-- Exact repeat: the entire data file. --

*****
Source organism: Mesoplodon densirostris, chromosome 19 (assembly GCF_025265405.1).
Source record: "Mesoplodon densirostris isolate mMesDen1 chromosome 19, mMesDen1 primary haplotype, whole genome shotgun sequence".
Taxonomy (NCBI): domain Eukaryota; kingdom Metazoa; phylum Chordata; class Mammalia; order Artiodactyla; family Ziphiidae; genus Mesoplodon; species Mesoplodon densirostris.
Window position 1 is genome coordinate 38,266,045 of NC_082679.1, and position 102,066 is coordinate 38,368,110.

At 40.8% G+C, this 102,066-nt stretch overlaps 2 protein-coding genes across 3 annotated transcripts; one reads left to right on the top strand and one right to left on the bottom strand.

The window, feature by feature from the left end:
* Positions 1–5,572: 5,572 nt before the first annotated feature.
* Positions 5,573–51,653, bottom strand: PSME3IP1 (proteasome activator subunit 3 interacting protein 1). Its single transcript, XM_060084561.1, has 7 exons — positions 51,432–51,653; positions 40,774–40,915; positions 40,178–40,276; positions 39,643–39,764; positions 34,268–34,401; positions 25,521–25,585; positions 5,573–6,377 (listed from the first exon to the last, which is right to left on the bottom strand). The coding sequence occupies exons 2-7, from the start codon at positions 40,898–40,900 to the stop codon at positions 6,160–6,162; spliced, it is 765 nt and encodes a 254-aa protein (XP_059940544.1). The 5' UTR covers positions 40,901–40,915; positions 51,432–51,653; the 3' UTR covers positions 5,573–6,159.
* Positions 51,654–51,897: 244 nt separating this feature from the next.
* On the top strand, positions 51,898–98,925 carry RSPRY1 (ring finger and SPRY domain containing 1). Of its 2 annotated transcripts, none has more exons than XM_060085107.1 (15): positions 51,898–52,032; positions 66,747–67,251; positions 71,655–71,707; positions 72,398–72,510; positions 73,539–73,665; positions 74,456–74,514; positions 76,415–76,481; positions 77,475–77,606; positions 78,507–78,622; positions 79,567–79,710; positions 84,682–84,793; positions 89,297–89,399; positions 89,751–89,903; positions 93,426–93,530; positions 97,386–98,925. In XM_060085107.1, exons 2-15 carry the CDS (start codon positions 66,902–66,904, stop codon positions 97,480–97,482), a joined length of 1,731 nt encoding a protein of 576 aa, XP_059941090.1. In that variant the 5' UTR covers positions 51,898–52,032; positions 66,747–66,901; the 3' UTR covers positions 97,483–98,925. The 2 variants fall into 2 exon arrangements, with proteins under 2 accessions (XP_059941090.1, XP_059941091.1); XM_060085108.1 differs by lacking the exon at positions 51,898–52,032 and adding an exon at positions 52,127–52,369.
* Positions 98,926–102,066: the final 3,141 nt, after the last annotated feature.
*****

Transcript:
Source organism: Mesoplodon densirostris, chromosome 19 (assembly GCF_025265405.1).
Source record: "Mesoplodon densirostris isolate mMesDen1 chromosome 19, mMesDen1 primary haplotype, whole genome shotgun sequence".
Taxonomy (NCBI): domain Eukaryota; kingdom Metazoa; phylum Chordata; class Mammalia; order Artiodactyla; family Ziphiidae; genus Mesoplodon; species Mesoplodon densirostris.
Window position 1 is genome coordinate 38,266,045 of NC_082679.1, and position 102,066 is coordinate 38,368,110.

At 40.8% G+C, this 102,066-nt stretch overlaps 2 protein-coding genes across 3 annotated transcripts; one reads left to right on the top strand and one right to left on the bottom strand.

The window, feature by feature from the left end:
* Positions 1–5,572: 5,572 nt before the first annotated feature.
* Positions 5,573–51,653, bottom strand: PSME3IP1 (proteasome activator subunit 3 interacting protein 1). Its single transcript, XM_060084561.1, has 7 exons — positions 51,432–51,653; positions 40,774–40,915; positions 40,178–40,276; positions 39,643–39,764; positions 34,268–34,401; positions 25,521–25,585; positions 5,573–6,377 (listed from the first exon to the last, which is right to left on the bottom strand). The coding sequence occupies exons 2-7, from the start codon at positions 40,898–40,900 to the stop codon at positions 6,160–6,162; spliced, it is 765 nt and encodes a 254-aa protein (XP_059940544.1). The 5' UTR covers positions 40,901–40,915; positions 51,432–51,653; the 3' UTR covers positions 5,573–6,159.
* Positions 51,654–51,897: 244 nt separating this feature from the next.
* On the top strand, positions 51,898–98,925 carry RSPRY1 (ring finger and SPRY domain containing 1). Of its 2 annotated transcripts, none has more exons than XM_060085107.1 (15): positions 51,898–52,032; positions 66,747–67,251; positions 71,655–71,707; positions 72,398–72,510; positions 73,539–73,665; positions 74,456–74,514; positions 76,415–76,481; positions 77,475–77,606; positions 78,507–78,622; positions 79,567–79,710; positions 84,682–84,793; positions 89,297–89,399; positions 89,751–89,903; positions 93,426–93,530; positions 97,386–98,925. In XM_060085107.1, exons 2-15 carry the CDS (start codon positions 66,902–66,904, stop codon positions 97,480–97,482), a joined length of 1,731 nt encoding a protein of 576 aa, XP_059941090.1. In that variant the 5' UTR covers positions 51,898–52,032; positions 66,747–66,901; the 3' UTR covers positions 97,483–98,925. The 2 variants fall into 2 exon arrangements, with proteins under 2 accessions (XP_059941090.1, XP_059941091.1); XM_060085108.1 differs by lacking the exon at positions 51,898–52,032 and adding an exon at positions 52,127–52,369.
* Positions 98,926–102,066: the final 3,141 nt, after the last annotated feature.